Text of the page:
Clearing Hazy Solar Panels with Acetone
I went to the basement and grabbed my can of acetone, some cotton wipes and a pair of nitrile gloves (acetone is a really nasty organic solvent – it’s a wonder it’s legal for beauty use – oh wait, no it’s no wonder at all. Our government has a long history of green-lighting dangerous products, especially women’s beauty products, but that’s off-topic).
I wiped half…
It did a beautiful job of melting away the imperfections, and while it was still wet, it looked great. But acetone is incredibly volatile, which means it evaporates quickly. Because of this, it leaves the surface of the plastic totally matte. It will still allow light to pass, but not as much as a clear or shiny coat. The whole point of a matte finish is to disperse the light waves in all directions. We want light to travel through to the solar cells below.
Okay, so acetone wasn’t the best solution. What else could I try?
Clearing Hazy Solar Panels with Lacquer
I remembered I had a can of lacquer in the garage, leftover from my umpteenth attempt at finishing an antique dining table we picked up at a tag sale a while back.
Hey you want to see something pretty awesome? Click the picture below to check out what I finally did with that antique dining table!
Anyway, I went and got the can of lacquer. If you think acetone is gnarly stuff….hooooooey! Lacquer makes it seem like roses in comparison. Do NOT use lacquer indoors! I knew that lacquer could also melt plastic, and it would leave a shiny coating, so I grabbed a brush and got ready to try.
Oh, what a joy this was! It was like melting butter with a blowtorch!
Look at that! Perfectly melted.
But…what’s that white spot? Did I apply so much lacquer that it completely melted through the plastic and started to eat away at the solar cell? Since I couldn’t see the panel through the haze before I started, I couldn’t be sure.
I decided to lacquer another panel, being careful to use less. It turned out great.
I decided to experiment on the two panels that seemed like the solar cells may have melted. I installed new rechargeable batteries that I had drained the charge from, then exposed the panel to the sunlight. The batteries recharged fine. I’m still unclear as to whether I melted the cells or not, but applying lacquer with a lighter touch solved the problem.
The lacquered cell was shinier than the acetone, but not as shiny as the pics I saw of people using clear nail polish. I thought that I could up that shine with another coat, but I wanted this process to be quick, as we have over 100 lights all around the yard. Cost per gallon: about $50. Much cheaper than nail polish!
Clearing Hazy Solar Panels with Nail Polish
Next I wanted to try nail polish, so I went to the drug store and started rooting around in the cosmetics section. I may as well have been a donkey shopping in an electronics store for all I understood in that vibrant and sparkly aisle. I was rather unwashed and smelly, having come straight from yard work, and I must have appeared to the female patrons of that aisle like some sort of barnyard animal rooting through a buffet table. At last I found a real bargain: two bottles of clear polish for $3. In fact, the deal seemed a little too good to be true, since all the other bottles were in the $6-$9 range for one measly bottle.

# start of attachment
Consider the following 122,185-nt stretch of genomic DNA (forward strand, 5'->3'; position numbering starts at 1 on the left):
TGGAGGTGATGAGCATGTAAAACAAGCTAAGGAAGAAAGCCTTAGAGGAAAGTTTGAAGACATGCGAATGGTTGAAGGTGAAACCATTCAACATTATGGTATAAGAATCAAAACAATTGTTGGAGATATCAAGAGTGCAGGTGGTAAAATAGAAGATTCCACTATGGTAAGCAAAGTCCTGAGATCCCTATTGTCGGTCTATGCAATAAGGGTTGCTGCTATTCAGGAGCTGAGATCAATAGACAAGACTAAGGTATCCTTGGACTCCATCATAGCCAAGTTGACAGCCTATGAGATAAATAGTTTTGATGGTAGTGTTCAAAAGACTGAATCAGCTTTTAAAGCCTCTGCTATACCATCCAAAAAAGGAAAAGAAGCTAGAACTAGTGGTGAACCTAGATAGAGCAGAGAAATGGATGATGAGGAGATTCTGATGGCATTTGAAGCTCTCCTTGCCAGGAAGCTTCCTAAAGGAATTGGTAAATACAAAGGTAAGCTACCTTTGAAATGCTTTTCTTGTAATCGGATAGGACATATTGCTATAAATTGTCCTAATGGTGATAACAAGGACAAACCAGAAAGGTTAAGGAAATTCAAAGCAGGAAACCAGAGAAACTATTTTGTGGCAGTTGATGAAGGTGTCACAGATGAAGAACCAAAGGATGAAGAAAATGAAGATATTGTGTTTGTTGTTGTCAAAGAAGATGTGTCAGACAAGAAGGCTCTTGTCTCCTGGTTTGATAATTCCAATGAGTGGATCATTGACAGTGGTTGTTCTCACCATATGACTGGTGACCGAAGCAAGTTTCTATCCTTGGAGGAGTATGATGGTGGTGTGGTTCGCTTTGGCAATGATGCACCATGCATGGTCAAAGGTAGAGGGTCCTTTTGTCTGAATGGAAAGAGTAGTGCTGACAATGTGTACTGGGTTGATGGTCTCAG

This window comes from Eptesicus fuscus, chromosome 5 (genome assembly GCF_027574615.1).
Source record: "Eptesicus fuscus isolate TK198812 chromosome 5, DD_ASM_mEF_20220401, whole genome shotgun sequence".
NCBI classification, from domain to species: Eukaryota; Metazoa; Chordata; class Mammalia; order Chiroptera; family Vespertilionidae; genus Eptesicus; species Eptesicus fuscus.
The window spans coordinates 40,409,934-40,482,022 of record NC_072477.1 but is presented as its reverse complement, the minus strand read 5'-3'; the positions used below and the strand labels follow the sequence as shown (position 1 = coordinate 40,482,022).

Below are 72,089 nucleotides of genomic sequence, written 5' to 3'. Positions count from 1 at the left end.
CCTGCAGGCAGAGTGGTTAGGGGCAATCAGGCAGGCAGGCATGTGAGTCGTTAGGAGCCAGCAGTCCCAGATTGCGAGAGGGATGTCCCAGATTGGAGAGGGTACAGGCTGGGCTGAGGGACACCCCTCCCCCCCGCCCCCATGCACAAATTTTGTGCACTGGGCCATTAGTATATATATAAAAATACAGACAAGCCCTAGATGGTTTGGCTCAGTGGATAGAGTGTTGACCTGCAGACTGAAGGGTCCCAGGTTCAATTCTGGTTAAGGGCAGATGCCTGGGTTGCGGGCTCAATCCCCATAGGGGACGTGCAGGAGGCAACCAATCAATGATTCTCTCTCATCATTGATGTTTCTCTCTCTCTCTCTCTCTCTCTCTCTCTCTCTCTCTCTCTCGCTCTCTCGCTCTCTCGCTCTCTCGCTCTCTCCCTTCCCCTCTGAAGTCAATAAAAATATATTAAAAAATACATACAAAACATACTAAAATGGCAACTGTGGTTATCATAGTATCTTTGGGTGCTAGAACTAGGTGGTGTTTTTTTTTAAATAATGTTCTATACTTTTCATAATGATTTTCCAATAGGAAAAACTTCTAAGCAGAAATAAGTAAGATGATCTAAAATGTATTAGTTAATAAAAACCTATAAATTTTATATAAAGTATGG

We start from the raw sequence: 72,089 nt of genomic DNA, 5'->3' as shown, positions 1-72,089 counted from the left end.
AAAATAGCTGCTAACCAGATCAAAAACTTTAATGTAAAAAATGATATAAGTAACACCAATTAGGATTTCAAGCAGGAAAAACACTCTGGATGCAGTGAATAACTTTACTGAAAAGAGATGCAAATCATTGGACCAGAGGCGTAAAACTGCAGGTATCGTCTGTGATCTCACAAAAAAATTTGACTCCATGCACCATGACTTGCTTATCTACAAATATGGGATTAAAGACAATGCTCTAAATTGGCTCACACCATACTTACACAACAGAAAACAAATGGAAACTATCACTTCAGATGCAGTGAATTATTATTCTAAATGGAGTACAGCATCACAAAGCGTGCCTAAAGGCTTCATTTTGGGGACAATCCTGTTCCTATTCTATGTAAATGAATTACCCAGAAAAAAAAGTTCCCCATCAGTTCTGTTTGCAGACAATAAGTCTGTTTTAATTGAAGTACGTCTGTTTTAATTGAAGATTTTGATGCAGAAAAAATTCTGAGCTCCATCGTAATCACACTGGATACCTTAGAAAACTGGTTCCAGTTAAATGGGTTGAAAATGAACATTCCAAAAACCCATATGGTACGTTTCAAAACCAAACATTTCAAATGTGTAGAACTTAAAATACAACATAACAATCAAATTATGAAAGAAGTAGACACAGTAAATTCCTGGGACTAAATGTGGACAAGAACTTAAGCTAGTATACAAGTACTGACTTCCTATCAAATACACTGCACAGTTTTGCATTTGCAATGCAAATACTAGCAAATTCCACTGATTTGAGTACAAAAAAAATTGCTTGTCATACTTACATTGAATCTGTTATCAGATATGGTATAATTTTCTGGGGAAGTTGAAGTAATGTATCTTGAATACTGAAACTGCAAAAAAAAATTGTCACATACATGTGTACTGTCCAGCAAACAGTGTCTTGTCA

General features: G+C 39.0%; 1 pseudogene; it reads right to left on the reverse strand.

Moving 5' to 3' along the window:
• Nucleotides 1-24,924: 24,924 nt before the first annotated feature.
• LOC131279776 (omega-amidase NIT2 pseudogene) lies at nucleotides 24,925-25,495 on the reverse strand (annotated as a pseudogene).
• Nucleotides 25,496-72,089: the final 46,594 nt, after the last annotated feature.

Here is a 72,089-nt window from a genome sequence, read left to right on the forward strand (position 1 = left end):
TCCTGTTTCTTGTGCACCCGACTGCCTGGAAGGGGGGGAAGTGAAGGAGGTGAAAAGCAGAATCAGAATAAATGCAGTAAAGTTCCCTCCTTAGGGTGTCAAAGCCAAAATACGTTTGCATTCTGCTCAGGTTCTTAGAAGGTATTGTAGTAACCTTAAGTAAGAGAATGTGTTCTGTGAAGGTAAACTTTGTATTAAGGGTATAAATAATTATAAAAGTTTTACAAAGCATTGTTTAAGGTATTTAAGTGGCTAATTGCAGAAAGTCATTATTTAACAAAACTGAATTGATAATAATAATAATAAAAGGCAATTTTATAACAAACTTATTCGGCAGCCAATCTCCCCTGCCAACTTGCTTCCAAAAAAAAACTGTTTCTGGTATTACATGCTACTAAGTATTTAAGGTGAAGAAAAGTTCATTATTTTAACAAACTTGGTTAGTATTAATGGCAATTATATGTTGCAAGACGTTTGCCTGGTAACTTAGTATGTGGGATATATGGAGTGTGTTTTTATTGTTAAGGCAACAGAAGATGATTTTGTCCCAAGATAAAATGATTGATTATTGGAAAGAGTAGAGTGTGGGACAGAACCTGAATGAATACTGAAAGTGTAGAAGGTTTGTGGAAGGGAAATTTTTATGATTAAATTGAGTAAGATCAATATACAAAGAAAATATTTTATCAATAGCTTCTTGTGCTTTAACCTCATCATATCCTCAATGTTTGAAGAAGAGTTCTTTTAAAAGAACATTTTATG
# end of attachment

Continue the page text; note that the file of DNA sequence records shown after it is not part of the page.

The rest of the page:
Whatever, I grabbed the cheap stuff and galloped to the register, braying as I went.
My hopes weren’t high, as “you get what you pay for” kept running across my mind.
I was right. This is how it looked after I painted it.
No difference. What the hell was that stuff? No wonder it was two for $3.
My mom gave me a bottle of Sally Hansen clear nail polish so I could try again. This time, it worked. For this experiment, I was able to employ the services of my minion.
Oh, didn’t you know I had a minion? Indeed. He’s currently on summer vacation, thus haunting my workspaces. Now that he’s practically 13, I feel okay mentioning him in the blog. Handan and I aren’t ones to plaster our kid all over the internet, so you probably haven’t seen him before. His name is Barish, and he’s my step-son, but from now on and forevermore, he will be referred to as my son, because that is how I see him. And as every tradesman must serve an apprenticeship to a master, every son must serve a minionship to his dad.
“Boy!” I called
“Come and sit. I need your hands.”
“Hold this. Okay, now take this and start brushing it on there. Excellent!”
Not bad, not bad! The finish was clear and glossy, though the nail polish didn’t completely melt the plastic, as you can still see some haze underneath the gloss.
The Verdict – Which Product is the Best for Clearing Hazy Solar Panels?
It is cheaper and quicker to apply, but it requires nitrile gloves and good ventilation.
DIY Cedar Cube Solar Landscape Lights in the Garden
Okay now that we’ve learned how to revive our faded cells and now that you’ve met my
minion son, let’s get back to those cedar cubes and pillars.
Handan placed them around the garden…
The best part (aside from their handsome and distinguished looks) is that when my clumsy feet or the dogs’ frantic paws knock these lights over, nothing breaks! We need only to right them, then all is well again.
And we waited for nightfall…
If you like solar garden lights, then you might want to try our DIY Waterdrop Solar Lights or DIY Spilling Solar Lights. Or perhaps you’d like a lighted garden wreath. Click on the pictures below to see the tutorials of our most popular garden solar lights.